Sifu Wong Kiew Kit receiving the “Qigong Master of the Year” award from Professor Steven K. H. Aung at the Second World Congress on Qigong in November 1997. Looking on is the Chairperson of the Congress, Dr Effie Chow
What is chi kung (or qigong)?
Chi kung, spelt as “qigong” in Romanized Chinese, is the art of developing energy, particularly for health, vitality, longevity, mind expansion and spiritual cultivation, irrespective of race, culture and religion.
The term “chi kung” is Chinese, but arts of energy have been practised by different peoples, especially in the past when they were kept as top secrets. The Indians call their energy art “yoga”, the Tibetans “wisdom art”, whereas the ancient Egyptians and ancient Greeks called it “the mystery art”.
Because of cultural and historical reasons, there may be some differences in the methods and emphasis in these different energy arts of different peoples, but they all deal with developing energy, and they all aim at promoting physical, emotional, mental and spiritual health, irrespective of one’s religion.
Various types of chi kung
There are literally hundreds of types of chi kung, because the term “chi kung” is actually a collective name for various arts of energy training.
For example, in the history of chi kung in China, physicians developed energy for healing, kungfu exponents for enhancing combat efficiency, Confucian scholars for mind expansion, and Taoist and Buddhist cultivators for spiritual growth.
Nevertheless, there are large, comprehensive schools of chi kung, such as Shaolin Chi Kung and Taijiquan Chi Kung, where the various different health, martial, mental and spiritual needs are fulfilled.
Different levels of chi kung attainment
Not only there are various types of chi kung serving different needs, there are also different levels of attainment within the same type of chi kung.
Numerous variables that determine the level of attainment include the appropriateness of the methods chosen, the competency of the teacher, as well as the dedication of the student. Obviously, assuming other factors being equal, a superior method, an experienced teacher or a student who practises regularly will produce better result than someone without these advantages.
But what is not so obvious to many people, including most chi kung practitioners today, is the operational level at which one practises chi kung. Chi kung training can be operated at the form level, the energy level or the mind level.
Form, energy and mind in chi kung training
Sifu Anthony Spinicchia of the United States enjoying Standing Zen, which is a high level chi kung bringing mind expansion and spiritual joy.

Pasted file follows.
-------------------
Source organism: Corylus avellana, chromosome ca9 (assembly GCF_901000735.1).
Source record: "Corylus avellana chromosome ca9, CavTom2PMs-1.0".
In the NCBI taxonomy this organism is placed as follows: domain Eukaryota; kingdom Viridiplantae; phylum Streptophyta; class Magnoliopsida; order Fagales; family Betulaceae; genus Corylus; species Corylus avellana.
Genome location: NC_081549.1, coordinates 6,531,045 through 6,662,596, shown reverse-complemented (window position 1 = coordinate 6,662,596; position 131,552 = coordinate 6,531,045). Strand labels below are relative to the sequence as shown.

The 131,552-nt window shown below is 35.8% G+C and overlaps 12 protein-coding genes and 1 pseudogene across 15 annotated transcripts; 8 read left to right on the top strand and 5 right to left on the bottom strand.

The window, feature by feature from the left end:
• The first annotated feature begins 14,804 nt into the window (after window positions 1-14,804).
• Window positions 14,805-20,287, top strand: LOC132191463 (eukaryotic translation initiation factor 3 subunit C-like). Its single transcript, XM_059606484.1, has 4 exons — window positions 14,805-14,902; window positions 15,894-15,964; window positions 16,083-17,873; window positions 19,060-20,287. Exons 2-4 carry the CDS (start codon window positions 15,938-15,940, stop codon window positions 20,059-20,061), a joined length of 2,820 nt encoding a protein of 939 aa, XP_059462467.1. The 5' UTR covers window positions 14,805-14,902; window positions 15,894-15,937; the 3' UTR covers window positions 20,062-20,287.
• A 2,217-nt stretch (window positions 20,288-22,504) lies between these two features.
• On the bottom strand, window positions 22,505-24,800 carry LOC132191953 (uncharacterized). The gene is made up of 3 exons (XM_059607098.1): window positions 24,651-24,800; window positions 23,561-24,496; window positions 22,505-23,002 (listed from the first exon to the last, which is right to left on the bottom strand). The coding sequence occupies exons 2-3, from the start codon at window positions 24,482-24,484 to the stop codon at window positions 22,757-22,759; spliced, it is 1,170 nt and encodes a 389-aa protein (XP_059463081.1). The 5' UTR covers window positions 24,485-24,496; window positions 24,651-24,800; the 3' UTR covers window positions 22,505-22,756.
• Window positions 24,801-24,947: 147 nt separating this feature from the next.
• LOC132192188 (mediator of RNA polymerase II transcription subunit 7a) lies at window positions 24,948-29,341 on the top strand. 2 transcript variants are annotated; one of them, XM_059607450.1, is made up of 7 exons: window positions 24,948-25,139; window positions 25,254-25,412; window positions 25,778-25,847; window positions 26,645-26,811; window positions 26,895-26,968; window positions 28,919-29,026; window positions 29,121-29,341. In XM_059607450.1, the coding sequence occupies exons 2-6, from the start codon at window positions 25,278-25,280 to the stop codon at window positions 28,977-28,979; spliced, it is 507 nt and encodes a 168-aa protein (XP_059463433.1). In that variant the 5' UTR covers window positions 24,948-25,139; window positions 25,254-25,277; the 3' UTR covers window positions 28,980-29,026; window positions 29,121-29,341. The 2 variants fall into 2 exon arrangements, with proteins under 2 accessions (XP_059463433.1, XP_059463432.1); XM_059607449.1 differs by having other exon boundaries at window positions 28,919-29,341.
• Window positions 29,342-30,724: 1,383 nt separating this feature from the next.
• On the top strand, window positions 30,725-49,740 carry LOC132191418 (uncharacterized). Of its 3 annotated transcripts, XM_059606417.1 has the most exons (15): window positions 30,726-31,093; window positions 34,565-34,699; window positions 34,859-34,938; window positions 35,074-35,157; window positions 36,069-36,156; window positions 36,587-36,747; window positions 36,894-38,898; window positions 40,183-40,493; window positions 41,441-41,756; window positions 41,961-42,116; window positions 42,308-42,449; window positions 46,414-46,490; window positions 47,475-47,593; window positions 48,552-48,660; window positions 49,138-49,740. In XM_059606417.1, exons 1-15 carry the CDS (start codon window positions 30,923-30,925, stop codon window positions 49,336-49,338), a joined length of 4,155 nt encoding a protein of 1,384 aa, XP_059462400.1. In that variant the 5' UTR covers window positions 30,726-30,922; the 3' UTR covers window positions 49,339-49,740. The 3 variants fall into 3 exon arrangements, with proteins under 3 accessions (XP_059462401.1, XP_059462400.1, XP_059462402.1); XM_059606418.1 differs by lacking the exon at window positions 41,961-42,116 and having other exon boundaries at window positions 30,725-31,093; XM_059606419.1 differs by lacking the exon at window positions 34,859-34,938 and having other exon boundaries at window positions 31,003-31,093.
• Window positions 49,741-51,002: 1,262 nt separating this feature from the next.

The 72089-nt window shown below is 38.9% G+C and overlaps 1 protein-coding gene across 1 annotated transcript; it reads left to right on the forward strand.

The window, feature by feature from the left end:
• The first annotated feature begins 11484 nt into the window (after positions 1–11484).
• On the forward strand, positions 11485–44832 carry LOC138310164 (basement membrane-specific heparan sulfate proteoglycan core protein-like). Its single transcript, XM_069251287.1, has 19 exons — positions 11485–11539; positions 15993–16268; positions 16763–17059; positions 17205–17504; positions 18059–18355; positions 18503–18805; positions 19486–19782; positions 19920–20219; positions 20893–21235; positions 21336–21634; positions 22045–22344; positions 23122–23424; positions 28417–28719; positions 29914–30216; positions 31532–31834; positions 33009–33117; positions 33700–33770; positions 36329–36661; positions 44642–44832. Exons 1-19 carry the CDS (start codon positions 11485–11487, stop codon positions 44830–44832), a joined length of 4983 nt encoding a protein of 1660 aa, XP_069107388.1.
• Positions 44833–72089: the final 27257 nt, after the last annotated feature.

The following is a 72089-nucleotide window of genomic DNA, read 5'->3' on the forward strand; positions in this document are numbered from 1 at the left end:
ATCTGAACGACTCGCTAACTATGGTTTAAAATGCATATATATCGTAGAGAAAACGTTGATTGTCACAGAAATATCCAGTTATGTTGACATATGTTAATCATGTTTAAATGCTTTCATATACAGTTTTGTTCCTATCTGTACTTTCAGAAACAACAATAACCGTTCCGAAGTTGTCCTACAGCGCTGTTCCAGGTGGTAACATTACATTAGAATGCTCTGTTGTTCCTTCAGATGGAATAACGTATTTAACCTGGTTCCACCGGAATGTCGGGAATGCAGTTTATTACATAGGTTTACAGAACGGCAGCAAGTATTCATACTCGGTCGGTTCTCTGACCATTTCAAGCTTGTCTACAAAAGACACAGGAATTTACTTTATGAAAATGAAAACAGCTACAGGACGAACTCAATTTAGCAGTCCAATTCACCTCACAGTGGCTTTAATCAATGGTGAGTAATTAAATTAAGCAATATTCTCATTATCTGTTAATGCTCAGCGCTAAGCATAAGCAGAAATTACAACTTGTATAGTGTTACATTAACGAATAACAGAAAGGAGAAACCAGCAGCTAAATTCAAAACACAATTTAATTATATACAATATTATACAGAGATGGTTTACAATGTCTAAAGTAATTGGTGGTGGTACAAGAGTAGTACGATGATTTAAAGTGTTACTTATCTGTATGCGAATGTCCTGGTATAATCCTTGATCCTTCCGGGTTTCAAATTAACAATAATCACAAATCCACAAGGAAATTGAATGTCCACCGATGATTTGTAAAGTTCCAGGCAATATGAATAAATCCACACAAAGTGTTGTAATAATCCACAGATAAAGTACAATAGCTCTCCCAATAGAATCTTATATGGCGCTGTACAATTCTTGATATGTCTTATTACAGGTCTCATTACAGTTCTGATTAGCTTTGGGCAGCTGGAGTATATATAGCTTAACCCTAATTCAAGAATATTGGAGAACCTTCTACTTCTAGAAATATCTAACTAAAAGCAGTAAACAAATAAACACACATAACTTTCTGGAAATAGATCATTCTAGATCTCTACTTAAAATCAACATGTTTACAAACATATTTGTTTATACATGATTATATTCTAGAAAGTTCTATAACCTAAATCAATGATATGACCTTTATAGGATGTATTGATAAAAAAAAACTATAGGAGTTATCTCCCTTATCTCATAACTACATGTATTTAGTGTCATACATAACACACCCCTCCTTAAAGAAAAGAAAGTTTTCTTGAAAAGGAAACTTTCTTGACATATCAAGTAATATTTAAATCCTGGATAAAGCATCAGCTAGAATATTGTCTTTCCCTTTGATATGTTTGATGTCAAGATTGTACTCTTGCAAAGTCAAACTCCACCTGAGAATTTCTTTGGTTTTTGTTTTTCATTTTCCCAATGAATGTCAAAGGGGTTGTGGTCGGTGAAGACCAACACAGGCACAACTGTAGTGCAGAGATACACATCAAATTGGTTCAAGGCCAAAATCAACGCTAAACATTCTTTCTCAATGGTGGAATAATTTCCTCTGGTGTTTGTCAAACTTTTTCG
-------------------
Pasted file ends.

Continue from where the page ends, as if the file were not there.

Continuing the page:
Although there are thousands of chi kung exercises, they all involve three elements, namely form, energy and mind. These three elements are also the “three treasures” of a person.
In other words, every human has form, energy and mind. Chi kung training develops all these three essential elements of a person.
However, due to various reasons, the great majority of chi kung practitioners today, including in China, practise only the form aspect of chi kung, neglecting the energy and the mind aspects.
Strictly speaking, this is not chi kung; it is only chi kung form, and in terms of giving health benefits I believe it is less effective than conventional physical exercise like swimming, playing field games and working out in a gym.
For convenience, I call this level of chi kung which pays attention only to form, low-level chi kung.
In my opinion, the least a practitioner should have is the energy aspect in order to justify calling his exercise chi kung, i.e. energy training. This is middle-level chi kung, and the practitioner makes a conscious, purposeful effort to influence his energy flow, such as clearing energy blockage and increasing energy level.
In terms of health benefits, middle-level chi kung is far superior to conventional physical exercise, as the benefits are a direct result of its practice, whereas in conventional physical exercise the health benefits come as a bonus.
High-level chi kung is where the mind is involved. After entering into what is known as “a chi kung state of mind”, which is a heightened state of consciousness, the practitioner can manipulate energy the way he wants, like tapping energy from the cosmos and directing it to whatever parts of his body.
At this level, it is beyond comparison with conventional physical exercise. Not only so-called “incurable” diseases can be cured, some masters may accomplish feats which ordinary people would regard as miracles — or fakery.
What disease can practising chi kung overcome?
Low-level chi kung may provide some gentle exercise for better blood circulation, muscle loosening and relaxation, but may not be strong enough to overcome diseases.
Middle-level chi kung may overcome diseases like asthma, tuberculosis, rheumatism, bodily pains, gastritis, insomnia, anxiety and nervousness, and effectively prevents common colds and fevers.
High-level chi kung can cure any diseases, including ulcers, cardiovascular disorders, diabetes and cancer. This is not an exaggerated claim; personally I have helped many people to be relieved of their so-called incurable diseases.
There is also sound medical explanation for the cure. According to Chinese medical philosophy, illness occurs if there is insufficient vital energy to work the natural systems of the body (and mind), or if the flow of vital energy is disrupted.
The forte of chi kung is to increase energy level and to clear energy blockage, thus overcoming the illness, irrespective of what labels may be used to describe its symptoms.